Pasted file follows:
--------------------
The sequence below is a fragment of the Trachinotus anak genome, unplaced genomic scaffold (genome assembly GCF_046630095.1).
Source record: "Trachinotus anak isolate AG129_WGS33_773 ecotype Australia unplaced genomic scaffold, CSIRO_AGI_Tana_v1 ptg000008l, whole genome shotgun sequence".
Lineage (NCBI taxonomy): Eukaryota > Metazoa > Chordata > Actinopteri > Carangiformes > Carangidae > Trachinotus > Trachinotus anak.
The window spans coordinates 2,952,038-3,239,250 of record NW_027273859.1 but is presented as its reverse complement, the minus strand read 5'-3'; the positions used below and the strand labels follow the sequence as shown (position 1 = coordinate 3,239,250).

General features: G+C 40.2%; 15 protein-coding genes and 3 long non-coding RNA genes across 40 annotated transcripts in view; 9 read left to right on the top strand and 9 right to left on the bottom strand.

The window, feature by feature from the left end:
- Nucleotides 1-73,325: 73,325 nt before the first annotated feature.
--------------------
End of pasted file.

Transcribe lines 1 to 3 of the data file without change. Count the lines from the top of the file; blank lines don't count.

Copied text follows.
The sequence below is a fragment of the Trachinotus anak genome, unplaced genomic scaffold (genome assembly GCF_046630095.1).
Source record: "Trachinotus anak isolate AG129_WGS33_773 ecotype Australia unplaced genomic scaffold, CSIRO_AGI_Tana_v1 ptg000008l, whole genome shotgun sequence".
Lineage (NCBI taxonomy): Eukaryota > Metazoa > Chordata > Actinopteri > Carangiformes > Carangidae > Trachinotus > Trachinotus anak.